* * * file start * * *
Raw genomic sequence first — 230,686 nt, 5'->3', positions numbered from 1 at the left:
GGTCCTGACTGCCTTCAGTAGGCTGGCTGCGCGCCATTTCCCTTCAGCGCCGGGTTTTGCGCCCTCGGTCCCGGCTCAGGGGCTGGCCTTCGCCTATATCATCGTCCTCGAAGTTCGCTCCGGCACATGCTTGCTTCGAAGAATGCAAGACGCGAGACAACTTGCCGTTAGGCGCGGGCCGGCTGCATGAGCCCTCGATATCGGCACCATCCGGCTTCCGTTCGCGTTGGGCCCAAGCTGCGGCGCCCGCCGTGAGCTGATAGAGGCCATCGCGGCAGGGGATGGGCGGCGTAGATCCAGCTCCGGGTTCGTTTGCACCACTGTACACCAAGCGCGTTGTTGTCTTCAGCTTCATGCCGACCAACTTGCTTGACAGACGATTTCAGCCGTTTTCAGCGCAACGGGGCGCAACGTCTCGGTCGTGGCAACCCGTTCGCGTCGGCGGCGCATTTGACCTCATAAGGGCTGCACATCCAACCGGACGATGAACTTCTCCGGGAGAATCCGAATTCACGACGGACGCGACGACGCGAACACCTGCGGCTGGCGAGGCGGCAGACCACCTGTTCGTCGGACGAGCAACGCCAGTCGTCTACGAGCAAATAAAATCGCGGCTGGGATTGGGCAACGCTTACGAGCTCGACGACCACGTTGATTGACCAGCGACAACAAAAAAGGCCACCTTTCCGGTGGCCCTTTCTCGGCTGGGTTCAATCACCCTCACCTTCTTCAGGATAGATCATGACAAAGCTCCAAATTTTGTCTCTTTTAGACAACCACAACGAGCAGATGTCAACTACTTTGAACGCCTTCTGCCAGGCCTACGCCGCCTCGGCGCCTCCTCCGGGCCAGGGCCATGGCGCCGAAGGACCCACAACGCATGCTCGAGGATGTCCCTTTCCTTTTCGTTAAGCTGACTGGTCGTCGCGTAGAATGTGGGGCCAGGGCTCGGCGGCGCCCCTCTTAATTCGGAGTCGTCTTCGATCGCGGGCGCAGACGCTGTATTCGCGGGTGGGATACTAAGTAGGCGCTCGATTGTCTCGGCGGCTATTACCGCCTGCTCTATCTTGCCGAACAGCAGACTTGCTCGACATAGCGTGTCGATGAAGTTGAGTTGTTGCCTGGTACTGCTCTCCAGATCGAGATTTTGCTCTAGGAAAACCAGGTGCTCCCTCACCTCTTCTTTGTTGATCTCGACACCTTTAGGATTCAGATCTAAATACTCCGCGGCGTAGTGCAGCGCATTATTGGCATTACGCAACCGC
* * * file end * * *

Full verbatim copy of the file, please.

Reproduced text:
Raw genomic sequence first — 230,686 nt, 5'->3', positions numbered from 1 at the left:
GGTCCTGACTGCCTTCAGTAGGCTGGCTGCGCGCCATTTCCCTTCAGCGCCGGGTTTTGCGCCCTCGGTCCCGGCTCAGGGGCTGGCCTTCGCCTATATCATCGTCCTCGAAGTTCGCTCCGGCACATGCTTGCTTCGAAGAATGCAAGACGCGAGACAACTTGCCGTTAGGCGCGGGCCGGCTGCATGAGCCCTCGATATCGGCACCATCCGGCTTCCGTTCGCGTTGGGCCCAAGCTGCGGCGCCCGCCGTGAGCTGATAGAGGCCATCGCGGCAGGGGATGGGCGGCGTAGATCCAGCTCCGGGTTCGTTTGCACCACTGTACACCAAGCGCGTTGTTGTCTTCAGCTTCATGCCGACCAACTTGCTTGACAGACGATTTCAGCCGTTTTCAGCGCAACGGGGCGCAACGTCTCGGTCGTGGCAACCCGTTCGCGTCGGCGGCGCATTTGACCTCATAAGGGCTGCACATCCAACCGGACGATGAACTTCTCCGGGAGAATCCGAATTCACGACGGACGCGACGACGCGAACACCTGCGGCTGGCGAGGCGGCAGACCACCTGTTCGTCGGACGAGCAACGCCAGTCGTCTACGAGCAAATAAAATCGCGGCTGGGATTGGGCAACGCTTACGAGCTCGACGACCACGTTGATTGACCAGCGACAACAAAAAAGGCCACCTTTCCGGTGGCCCTTTCTCGGCTGGGTTCAATCACCCTCACCTTCTTCAGGATAGATCATGACAAAGCTCCAAATTTTGTCTCTTTTAGACAACCACAACGAGCAGATGTCAACTACTTTGAACGCCTTCTGCCAGGCCTACGCCGCCTCGGCGCCTCCTCCGGGCCAGGGCCATGGCGCCGAAGGACCCACAACGCATGCTCGAGGATGTCCCTTTCCTTTTCGTTAAGCTGACTGGTCGTCGCGTAGAATGTGGGGCCAGGGCTCGGCGGCGCCCCTCTTAATTCGGAGTCGTCTTCGATCGCGGGCGCAGACGCTGTATTCGCGGGTGGGATACTAAGTAGGCGCTCGATTGTCTCGGCGGCTATTACCGCCTGCTCTATCTTGCCGAACAGCAGACTTGCTCGACATAGCGTGTCGATGAAGTTGAGTTGTTGCCTGGTACTGCTCTCCAGATCGAGATTTTGCTCTAGGAAAACCAGGTGCTCCCTCACCTCTTCTTTGTTGATCTCGACACCTTTAGGATTCAGATCTAAATACTCCGCGGCGTAGTGCAGCGCATTATTGGCATTACGCAACCGC